Classical Text Editor (CTE) is the most successful program, at this writing, for typesetting a critical edition of a text. There is other software available for creating such works, but CTE is the only one that comes with a visual interface.

Stefan Hagel wrote Classical Text Editor for Windows, but if you are using a Mac or Linux system, you have two options:

  1. Run a full copy of Windows on your computer using a program such as Parallels Desktop or VirtualBox. This is the only way to produce PDFs including OpenType fonts from Classical Text Editor, but requires buying an extra copy of Windows as well as the virtual machine software.
  2. Use Wine, an open-source package that duplicates the parts of Windows necessary to running its programs, as an alternative to running a full copy of the operating system. The result is not perfect, but allows for everyday modifications of Classical Text Editor documents, and is faster than running a full copy of Windows.

Classical Text Editor running under Wine

Wine programs need to be installed using the Terminal, simplified on the Mac using the Homebrew package manager. (Linux users can use a similar technique by installing Wine and starting with step 3.) This provides the most up-to-date software and does not involve additional licensing fees. You won’t need the Terminal after installing CTE.

The Terminal allow you to run Unix commands directly on your Mac. Follow these steps by opening the Terminal program in your Utilities folder, pasting the full line into the window, and pressing return to run the command:

  1. Install Homebrew using the directions on the official website.

  2. Install Wine using Homebrew by pasting this line into a Terminal window:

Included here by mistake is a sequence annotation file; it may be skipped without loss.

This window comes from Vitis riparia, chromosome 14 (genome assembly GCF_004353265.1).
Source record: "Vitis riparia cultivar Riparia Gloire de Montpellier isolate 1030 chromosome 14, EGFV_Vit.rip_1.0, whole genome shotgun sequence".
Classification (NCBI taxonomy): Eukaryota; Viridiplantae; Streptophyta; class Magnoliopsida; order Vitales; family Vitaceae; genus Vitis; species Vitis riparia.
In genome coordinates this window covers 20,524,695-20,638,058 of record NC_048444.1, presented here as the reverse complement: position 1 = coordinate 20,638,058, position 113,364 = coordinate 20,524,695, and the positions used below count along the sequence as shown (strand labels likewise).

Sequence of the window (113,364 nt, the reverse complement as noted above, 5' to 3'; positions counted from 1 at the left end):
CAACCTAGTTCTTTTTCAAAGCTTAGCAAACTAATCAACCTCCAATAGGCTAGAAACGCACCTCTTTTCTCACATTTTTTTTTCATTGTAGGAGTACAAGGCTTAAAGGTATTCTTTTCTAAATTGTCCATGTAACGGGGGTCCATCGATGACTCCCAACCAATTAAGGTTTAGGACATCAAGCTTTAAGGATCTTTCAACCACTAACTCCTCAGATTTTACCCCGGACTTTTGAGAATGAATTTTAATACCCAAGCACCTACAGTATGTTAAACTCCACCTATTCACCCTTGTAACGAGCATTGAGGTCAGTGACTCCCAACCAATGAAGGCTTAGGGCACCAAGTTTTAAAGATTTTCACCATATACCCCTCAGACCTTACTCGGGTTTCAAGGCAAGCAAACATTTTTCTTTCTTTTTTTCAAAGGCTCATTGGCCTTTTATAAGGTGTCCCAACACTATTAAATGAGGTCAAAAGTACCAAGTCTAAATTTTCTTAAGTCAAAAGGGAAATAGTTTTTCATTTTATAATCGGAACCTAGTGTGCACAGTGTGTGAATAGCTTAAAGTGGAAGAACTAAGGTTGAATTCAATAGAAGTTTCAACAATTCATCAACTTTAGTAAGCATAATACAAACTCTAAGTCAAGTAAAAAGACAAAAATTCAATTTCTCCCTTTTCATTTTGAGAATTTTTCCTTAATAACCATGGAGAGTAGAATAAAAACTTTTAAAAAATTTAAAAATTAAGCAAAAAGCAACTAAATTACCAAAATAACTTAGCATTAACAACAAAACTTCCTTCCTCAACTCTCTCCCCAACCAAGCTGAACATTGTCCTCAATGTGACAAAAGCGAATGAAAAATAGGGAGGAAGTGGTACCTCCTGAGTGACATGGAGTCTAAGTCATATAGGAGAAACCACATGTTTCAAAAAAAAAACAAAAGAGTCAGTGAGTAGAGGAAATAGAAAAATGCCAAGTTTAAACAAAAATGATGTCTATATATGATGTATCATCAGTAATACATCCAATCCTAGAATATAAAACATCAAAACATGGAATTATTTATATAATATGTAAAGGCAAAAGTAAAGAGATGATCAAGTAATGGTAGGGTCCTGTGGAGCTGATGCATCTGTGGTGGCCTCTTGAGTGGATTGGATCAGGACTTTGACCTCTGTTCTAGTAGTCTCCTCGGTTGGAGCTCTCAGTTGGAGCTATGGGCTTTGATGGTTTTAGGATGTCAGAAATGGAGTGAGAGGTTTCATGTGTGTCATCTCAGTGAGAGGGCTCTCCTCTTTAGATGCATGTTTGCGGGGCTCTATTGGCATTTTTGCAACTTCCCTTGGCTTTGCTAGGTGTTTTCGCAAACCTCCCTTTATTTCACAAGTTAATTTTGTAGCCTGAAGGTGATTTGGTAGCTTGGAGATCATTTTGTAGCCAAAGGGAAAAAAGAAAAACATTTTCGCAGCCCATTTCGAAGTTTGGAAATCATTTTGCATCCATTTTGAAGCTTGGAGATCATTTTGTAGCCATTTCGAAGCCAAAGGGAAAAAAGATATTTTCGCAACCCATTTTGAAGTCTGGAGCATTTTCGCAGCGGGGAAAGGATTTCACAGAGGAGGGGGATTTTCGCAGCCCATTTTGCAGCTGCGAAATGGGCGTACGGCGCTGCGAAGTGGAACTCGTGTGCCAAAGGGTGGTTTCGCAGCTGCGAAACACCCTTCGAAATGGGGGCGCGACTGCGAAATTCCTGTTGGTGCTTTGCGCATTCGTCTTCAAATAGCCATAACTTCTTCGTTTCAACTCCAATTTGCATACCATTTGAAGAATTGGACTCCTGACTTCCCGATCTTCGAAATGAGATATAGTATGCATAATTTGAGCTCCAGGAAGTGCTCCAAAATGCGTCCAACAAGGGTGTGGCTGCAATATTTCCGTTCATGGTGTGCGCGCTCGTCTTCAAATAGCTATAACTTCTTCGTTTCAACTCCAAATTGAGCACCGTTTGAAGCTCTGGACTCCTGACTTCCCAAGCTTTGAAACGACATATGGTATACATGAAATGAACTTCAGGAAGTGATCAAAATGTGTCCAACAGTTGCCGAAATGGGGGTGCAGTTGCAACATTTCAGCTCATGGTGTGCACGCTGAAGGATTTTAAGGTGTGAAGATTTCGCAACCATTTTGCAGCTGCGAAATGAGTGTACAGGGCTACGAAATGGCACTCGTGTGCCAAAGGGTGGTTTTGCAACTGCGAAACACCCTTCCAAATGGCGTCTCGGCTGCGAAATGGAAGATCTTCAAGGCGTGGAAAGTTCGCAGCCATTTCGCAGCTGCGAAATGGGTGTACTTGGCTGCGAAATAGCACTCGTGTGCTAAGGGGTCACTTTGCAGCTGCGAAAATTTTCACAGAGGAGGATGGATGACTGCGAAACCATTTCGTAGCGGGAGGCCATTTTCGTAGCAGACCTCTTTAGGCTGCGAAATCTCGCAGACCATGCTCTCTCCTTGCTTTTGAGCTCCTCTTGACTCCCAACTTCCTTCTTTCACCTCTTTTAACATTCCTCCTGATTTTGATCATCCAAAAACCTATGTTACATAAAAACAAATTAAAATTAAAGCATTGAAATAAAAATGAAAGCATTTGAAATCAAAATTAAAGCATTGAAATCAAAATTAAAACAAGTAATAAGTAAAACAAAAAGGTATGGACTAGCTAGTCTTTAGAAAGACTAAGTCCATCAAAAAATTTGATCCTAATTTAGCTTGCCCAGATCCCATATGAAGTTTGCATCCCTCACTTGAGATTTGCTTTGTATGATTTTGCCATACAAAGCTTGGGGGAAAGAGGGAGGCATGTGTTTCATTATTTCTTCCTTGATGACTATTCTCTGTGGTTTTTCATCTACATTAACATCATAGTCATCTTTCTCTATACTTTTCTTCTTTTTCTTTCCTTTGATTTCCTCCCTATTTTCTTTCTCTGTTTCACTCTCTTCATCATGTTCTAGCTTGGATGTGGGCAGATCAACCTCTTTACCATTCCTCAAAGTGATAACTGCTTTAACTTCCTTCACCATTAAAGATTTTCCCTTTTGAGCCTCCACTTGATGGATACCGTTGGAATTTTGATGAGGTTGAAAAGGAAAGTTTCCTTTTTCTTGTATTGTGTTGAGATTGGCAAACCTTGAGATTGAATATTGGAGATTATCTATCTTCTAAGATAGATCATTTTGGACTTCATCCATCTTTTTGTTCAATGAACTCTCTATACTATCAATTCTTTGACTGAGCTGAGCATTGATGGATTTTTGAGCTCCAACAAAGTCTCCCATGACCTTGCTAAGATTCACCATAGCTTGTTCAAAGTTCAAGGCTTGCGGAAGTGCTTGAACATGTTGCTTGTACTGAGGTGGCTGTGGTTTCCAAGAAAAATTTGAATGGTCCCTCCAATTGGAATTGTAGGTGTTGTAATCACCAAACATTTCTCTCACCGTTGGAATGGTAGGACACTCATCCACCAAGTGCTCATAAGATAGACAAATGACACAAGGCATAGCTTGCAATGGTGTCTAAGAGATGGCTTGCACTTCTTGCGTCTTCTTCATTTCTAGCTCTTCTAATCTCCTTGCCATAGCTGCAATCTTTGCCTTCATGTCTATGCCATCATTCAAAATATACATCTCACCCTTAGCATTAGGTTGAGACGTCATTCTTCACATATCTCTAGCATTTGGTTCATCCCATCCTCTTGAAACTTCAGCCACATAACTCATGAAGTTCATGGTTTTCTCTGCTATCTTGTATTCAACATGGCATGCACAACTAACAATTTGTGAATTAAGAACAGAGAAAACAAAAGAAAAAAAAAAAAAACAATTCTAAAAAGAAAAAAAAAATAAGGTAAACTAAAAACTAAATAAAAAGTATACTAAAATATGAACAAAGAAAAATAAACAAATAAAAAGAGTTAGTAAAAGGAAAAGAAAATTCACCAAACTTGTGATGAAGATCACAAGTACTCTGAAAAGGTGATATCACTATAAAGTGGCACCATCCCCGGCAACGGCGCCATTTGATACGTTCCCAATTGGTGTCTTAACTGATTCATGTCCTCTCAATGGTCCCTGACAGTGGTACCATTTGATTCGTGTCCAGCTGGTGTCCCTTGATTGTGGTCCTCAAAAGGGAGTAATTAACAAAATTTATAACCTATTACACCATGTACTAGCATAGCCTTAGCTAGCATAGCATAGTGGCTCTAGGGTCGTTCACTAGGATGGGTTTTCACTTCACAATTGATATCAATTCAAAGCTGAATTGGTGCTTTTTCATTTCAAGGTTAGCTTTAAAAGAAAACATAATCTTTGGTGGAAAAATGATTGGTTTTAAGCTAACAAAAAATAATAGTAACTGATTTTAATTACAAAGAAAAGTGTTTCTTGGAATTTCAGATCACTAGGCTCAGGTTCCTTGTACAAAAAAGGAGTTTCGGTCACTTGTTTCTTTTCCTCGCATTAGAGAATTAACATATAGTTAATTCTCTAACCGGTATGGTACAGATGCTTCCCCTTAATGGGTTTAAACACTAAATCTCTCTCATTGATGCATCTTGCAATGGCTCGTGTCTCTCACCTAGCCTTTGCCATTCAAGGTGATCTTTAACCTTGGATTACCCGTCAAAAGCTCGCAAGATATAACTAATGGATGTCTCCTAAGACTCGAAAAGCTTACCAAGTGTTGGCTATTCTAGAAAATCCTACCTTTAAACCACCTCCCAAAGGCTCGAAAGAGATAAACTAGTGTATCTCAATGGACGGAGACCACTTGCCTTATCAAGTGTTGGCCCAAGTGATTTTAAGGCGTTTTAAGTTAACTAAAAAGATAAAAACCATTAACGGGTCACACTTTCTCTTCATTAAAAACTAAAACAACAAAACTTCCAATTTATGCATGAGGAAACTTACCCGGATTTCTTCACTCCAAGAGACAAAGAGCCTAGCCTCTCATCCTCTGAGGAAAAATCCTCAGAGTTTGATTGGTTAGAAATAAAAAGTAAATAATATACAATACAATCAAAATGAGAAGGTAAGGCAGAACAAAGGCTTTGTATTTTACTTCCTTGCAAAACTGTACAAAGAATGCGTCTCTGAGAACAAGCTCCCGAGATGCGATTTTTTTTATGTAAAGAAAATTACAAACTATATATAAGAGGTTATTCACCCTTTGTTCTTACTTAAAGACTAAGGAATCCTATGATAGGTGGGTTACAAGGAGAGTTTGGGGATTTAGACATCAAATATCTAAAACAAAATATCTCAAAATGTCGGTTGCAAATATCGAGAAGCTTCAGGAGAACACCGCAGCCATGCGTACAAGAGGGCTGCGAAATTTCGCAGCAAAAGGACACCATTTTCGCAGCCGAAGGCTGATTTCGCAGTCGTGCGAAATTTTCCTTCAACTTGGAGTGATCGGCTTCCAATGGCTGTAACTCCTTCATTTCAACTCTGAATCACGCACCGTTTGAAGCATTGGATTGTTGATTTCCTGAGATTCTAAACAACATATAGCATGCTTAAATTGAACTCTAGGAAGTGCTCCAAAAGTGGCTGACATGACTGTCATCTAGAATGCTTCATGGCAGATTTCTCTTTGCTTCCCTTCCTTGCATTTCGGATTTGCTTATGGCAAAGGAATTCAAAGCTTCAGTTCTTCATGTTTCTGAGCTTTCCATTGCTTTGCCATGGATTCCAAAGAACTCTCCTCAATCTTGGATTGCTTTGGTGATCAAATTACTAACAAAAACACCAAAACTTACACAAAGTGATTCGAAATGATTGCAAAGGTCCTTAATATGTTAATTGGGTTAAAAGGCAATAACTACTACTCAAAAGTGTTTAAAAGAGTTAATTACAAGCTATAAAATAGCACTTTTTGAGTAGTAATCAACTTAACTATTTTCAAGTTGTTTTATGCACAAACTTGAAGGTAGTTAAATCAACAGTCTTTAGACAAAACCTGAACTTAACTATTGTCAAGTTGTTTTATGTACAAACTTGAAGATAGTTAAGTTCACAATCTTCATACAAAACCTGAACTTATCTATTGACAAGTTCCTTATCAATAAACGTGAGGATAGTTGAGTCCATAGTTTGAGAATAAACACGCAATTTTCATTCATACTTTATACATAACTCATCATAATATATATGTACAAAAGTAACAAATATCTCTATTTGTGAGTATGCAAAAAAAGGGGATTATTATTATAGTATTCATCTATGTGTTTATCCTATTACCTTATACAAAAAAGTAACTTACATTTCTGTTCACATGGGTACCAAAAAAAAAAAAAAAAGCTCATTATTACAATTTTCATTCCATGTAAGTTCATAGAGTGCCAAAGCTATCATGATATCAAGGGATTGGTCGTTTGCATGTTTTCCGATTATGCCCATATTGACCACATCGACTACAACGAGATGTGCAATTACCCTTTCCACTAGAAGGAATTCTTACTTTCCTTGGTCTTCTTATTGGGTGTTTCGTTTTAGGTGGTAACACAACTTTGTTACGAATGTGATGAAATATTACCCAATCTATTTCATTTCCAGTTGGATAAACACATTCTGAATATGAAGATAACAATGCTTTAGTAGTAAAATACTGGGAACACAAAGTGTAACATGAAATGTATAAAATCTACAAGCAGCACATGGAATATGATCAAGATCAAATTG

brew cask install wine-stable && brew install winetricks
  3. Configure the Wine environment for CTE and install Uniscribe:

     WINEARCH=win32 winetricks usp10 fontsmooth=rgb
  4. To install CTE itself, download Classical Text Editor. To run the installer, type wine in the Terminal followed by a space, drag the installer file into the Terminal window, press Return, and follow the steps. You can then close the Terminal.

  5. To open CTE, download my launcher script and place it in the Applications folder: it will work on any Mac using the default settings. This is a simple AppleScript program: open it using the Script Editor, in your Utilities folder, if you want to see what it does. (I updated the script on 18 December 2018 to correct a problem causing CTE not to recognize any printers. Redownload the script if you are experiencing this problem.)

To update the program in the future, follow the same technique as in step 4, but drag the update installer into the Terminal window rather than the original program installer.

To update to a newer version of Wine:

brew update && brew upgrade

If you later wish to uninstall everything, run:

rm -rf ~/.wine && brew uninstall wine winetricks

For a slightly more user-friendly installation method, CrossOver is a commercial package that guides you through the process (but does not improve the functionality of CTE itself). A previous version of this guide recommended WineBottler, a free alternative, but it no longer runs on newer systems.


Classical Text Editor’s built-in PDF creation mechanism will not work with Wine. It is possible to produce basic PDFs by installing VipRiser, a virtual PDF printer (detailed instructions), but there are issues with missing characters if you are using OpenType fonts.

CTE will not operate under a 64-bit Wine environment (the help system will not work, you will receive various error messages when running the installer, it cannot connect to the Internet, and so forth). If you find yourself in this situation, run rm -rf ~/.wine (deleting CTE and any other Wine files) and start again with step 3.